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Tracking an Invasive Bird

Study reveals similar genetic, geographic patterns in monk parakeet

April 27, 2015

Parrot photo.
The two independent invasions of monk parakeets that have occurred in the United States and in Europe over the last 40-50 years appear to have originated from the same small area in the native range in South America. Credit: Steve Baldwin,

KNOXVILLE—The monk parakeets that have invaded Europe and North America over the last 40-50 years fortifying their massive communal nests atop utility poles in many urban areas appear to have originated from the same small area in South America, according to a new study.

Considered one of the best speaking parrots, thousands of these bright green birds have been imported for the pet trade, and feral populations began appearing in the United States in the 1960s and in Europe in the 1980s. And yet, these two independent invasions—in the United States and in Europe—appear to have originated from the same small area in the native range, likely located in Uruguay, according to the new study, which appears online in the journal Molecular Ecology.

The study, which unravels the global invasion history of the monk parakeet, also found that that the North American and European monk parakeets have lower genetic diversity in their invasive populations compared to the genetic diversity in native populations. This is unusual because invasive species with greater genetic diversity often have a greater chance at survival—a more diverse gene pool means more variety in traits of individuals for natural selection to act upon and allow the species to survive and thrive in a new area.

Until now, very little has been known about the genetic processes linked to successful establishment of invasive parrots. Yet, a better understanding of the genetic linkages could shed light on the potential success of an invasion.

For the study, an international team of researchers based at institutions in Spain, the United States, Canada and Australia used mitochondrial DNA and microsatellite genotypic data to investigate the levels of genetic variation and to reconstruct the history of the invasions.

The study raises interesting questions about why the two separate invasions show such similar genetic patterns.

"One possibility is that these invasive populations may be under similar selection pressures. Most of the invasive populations are restricted to urban and suburban habitats, which may be selecting for some key traits that increase fitness of individuals in those environments," said co-author Elizabeth Hobson, a postdoctoral fellow at the National Institute for Mathematical and Biological Synthesis, which helped support the research.

Social behavior may also affect invasion success, Hobson said.

"It could make it easier for a species to invade a new area and survive, or it could inhibit invasions in other circumstances," she said.

In their native range in South America, monk parakeets have become notorious crop pests devouring cereal grain and citrus fruits, and they have the potential to become the same especially in Florida with its citrus crops, although so far they have had minimal impacts. In their invasive range, monk parakeet activities can cause problems for electrical companies. Their massive nests of sticks atop utility poles can disrupt power and damage equipment.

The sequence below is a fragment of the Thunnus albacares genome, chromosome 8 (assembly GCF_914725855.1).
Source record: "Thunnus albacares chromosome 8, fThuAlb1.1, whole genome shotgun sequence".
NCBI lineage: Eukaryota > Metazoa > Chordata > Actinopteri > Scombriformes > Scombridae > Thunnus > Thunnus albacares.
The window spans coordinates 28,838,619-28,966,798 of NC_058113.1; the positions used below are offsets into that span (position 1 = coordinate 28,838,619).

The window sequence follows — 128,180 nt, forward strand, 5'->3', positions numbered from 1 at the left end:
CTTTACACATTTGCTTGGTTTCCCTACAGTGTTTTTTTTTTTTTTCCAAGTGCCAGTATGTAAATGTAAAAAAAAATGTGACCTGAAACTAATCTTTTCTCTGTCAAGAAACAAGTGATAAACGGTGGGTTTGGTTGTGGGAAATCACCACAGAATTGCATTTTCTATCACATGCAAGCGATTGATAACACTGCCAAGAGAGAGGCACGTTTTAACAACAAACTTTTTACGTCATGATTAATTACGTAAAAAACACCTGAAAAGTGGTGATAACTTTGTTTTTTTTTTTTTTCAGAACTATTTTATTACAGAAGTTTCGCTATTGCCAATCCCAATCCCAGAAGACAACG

In the late 1960s and early 1970s, tens of thousands of parakeets were imported to the United States as pets. Many birds have been released either deliberately or by accident by their owners, and some may have also escaped during transport. The monk parakeet has now been documented in at least 14 US states with the highest concentrations in Florida and Texas. They also roost in urbanized areas such as New York City and Chicago where they form large, noisy flocks that can be heard for great distances.

Some people still keep the birds as pets, although ownership is illegal in some US states.

Citation: Edelaar P et. al. 2015. Shared genetic diversity across the global invasive range of the monk parakeet suggests a common restricted geographic origin and the possibility of convergent selection. Molecular Ecology. [Online]

Media Coverage Highlights

NationalGeographic En Español: Scientists crack the social environment of the bird New study: Parrots can have "bromances," too

Science: Complex social lives gave parrots big brains

The Wildlife Society: Successful invasive species has low genetic diversity


The National Institute for Mathematical and Biological Synthesis is an NSF-supported center that brings together researchers from around the world to collaborate across disciplinary boundaries to investigate solutions to basic and applied problems in the life sciences.

Elizabeth Hobson, NIMBioS – (865) 974-4974,
Catherine Crawley, NIMBioS – (865) 974-9350

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From 2008 until early 2021, NIMBioS was supported by the National Science Foundation through NSF Award #DBI-1300426, with additional support from The University of Tennessee, Knoxville. Any opinions, findings, and conclusions or recommendations expressed in this material are those of the author(s) and do not necessarily reflect the views of the National Science Foundation.
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